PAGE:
One potato, two potato -- Karlsson's makes a vintage vodka
Well, here’s one way. Swedish potato vodka maker Karlsson’s, whose Karlsson’s Gold already has emerged as the post-vodka-backlash darling of a certain breed of bartender, has introduced its first commercially-available vintage vodka. It’s made from one kind of potato (Gammel Svensk Röd or Old Swedish Red) harvested in the early summer of 2008 by farmer Bertil Gunnarsson in Cape Bjäre in southern Sweden.
There's a notable difference between Karlsson’s vodkas made from certain potatoes from certain years. This I know because I tasted some of them, made from a 2004 crop of Minerva potatoes, 2004 and 2006 Solist potatoes, and 2006 and 2008 Gammel Svensk Röd (which, I was told, recall the Jerusalem artichoke). Karlsson’s Gold -- developed by Börje Karlsson, the creator of Absolut -- is produced each year from that year’s potato harvest in Cape Bjäre. It's a blend of seven "varietals" made from potatoes grown by the area's co-op of farmers, whose new-season crops are considered a Swedish delicacy (some selling for more than $100 a pound, Karlsson's says).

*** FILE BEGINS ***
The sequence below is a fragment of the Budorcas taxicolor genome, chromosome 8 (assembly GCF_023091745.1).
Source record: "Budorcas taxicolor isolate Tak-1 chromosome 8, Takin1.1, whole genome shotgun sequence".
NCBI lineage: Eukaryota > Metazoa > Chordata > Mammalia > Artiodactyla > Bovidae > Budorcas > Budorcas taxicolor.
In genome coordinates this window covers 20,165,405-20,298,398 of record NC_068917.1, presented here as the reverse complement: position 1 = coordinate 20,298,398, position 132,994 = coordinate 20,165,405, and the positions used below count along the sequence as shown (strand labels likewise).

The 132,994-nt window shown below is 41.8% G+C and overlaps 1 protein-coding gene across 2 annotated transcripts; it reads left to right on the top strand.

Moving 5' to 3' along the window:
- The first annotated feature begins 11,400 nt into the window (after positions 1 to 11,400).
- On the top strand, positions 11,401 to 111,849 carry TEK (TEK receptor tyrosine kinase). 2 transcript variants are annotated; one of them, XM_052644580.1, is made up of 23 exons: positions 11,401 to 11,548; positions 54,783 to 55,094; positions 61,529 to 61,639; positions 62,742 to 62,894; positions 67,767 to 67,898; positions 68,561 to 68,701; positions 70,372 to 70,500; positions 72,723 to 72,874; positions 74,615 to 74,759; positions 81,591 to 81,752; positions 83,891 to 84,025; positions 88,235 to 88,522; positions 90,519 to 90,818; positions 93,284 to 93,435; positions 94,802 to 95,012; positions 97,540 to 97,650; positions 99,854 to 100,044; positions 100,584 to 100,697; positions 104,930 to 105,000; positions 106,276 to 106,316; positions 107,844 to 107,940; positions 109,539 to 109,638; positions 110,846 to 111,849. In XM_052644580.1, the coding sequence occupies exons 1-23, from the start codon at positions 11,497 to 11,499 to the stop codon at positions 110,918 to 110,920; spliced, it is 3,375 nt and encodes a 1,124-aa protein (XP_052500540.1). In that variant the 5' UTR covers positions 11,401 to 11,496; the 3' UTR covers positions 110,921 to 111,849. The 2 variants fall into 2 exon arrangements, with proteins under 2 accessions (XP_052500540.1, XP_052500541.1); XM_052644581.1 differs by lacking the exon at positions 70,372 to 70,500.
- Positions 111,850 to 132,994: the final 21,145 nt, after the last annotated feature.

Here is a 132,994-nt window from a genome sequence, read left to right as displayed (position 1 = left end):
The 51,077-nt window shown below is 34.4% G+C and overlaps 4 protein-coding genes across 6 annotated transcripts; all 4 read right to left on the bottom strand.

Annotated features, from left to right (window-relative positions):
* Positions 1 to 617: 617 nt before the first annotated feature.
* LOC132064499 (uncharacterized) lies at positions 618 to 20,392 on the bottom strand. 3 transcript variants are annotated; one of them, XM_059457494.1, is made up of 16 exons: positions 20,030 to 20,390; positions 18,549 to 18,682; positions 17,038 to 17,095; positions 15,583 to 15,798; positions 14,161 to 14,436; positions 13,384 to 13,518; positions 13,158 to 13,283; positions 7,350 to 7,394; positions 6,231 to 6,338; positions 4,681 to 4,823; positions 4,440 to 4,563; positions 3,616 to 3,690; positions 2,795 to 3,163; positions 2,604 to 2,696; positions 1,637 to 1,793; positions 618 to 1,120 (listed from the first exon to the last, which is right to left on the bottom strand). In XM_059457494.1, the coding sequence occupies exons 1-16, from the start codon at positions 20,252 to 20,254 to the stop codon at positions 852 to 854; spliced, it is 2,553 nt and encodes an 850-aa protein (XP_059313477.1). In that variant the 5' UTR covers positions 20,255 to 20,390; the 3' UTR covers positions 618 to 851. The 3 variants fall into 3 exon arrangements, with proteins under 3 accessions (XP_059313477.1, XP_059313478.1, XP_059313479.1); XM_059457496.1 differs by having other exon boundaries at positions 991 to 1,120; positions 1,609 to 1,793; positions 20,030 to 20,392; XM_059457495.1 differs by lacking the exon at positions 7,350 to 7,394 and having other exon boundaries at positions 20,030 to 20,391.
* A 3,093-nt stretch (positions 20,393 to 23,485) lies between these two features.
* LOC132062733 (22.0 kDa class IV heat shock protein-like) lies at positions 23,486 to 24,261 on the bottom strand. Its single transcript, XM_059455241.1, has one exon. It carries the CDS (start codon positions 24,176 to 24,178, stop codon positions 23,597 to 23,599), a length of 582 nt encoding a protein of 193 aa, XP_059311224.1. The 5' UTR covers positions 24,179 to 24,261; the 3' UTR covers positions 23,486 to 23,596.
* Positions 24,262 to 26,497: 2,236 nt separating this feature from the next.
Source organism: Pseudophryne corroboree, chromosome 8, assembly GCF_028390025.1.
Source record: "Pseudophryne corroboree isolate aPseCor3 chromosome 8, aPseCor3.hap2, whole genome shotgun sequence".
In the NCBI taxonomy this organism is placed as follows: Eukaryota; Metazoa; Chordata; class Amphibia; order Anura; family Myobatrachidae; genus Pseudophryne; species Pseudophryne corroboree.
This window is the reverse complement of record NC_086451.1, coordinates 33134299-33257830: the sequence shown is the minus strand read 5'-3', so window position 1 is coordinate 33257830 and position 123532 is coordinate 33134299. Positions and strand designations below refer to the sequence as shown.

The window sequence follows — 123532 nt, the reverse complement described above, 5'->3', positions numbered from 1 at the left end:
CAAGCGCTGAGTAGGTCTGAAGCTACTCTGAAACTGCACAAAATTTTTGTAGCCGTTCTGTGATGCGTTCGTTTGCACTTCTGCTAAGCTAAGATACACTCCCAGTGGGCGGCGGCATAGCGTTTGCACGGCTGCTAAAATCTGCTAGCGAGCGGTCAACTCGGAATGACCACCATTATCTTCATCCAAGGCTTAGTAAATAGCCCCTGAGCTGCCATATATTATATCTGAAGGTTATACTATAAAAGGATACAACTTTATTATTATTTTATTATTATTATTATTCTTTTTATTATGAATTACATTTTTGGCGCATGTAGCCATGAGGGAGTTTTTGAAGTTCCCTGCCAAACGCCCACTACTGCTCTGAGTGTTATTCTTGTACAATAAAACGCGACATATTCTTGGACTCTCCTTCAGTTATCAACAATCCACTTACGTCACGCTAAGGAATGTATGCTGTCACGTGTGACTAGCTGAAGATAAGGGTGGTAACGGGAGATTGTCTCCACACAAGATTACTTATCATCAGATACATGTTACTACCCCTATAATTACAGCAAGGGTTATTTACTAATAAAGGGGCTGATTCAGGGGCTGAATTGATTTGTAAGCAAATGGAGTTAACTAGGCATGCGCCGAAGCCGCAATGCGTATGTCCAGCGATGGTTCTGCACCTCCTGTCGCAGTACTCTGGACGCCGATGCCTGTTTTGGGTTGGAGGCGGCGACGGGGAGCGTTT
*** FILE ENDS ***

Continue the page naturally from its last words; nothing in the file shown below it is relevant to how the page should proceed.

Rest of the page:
I’m not going to tell you that I tasted lingonberries in the ’06 made from Solist potatoes. Or smelled more hazelnut in the ’04 Solist (actually, maybe I did). But flavor and aroma varied from vodka to vodka. According to Karlsson's, the year 2008 was dry and warm, resulting in potatoes more robust in flavor than those from wetter, cooler years. Only 1,980 bottles of the vintage were produced, available in just New York and California.
The Karlsson’s Batch 2008 Gammel Svensk Röd, nicely bottled with a neon-orange label, does make a smooth sipping vodka. It ought to. It’s $80 a bottle.
Karlsson's Batch 2008 will be available in Los Angeles at retailers Wally's Wines, K&L Wine Merchants and Bar Keeper, and at bars such as Varnish, Bar + Kitchen at O Hotel, Sunset Marquis, SoHo House, Comme Ca, Bazaar and Bouchon.
-- Betty Hallock
Photo credit: Karlsson's.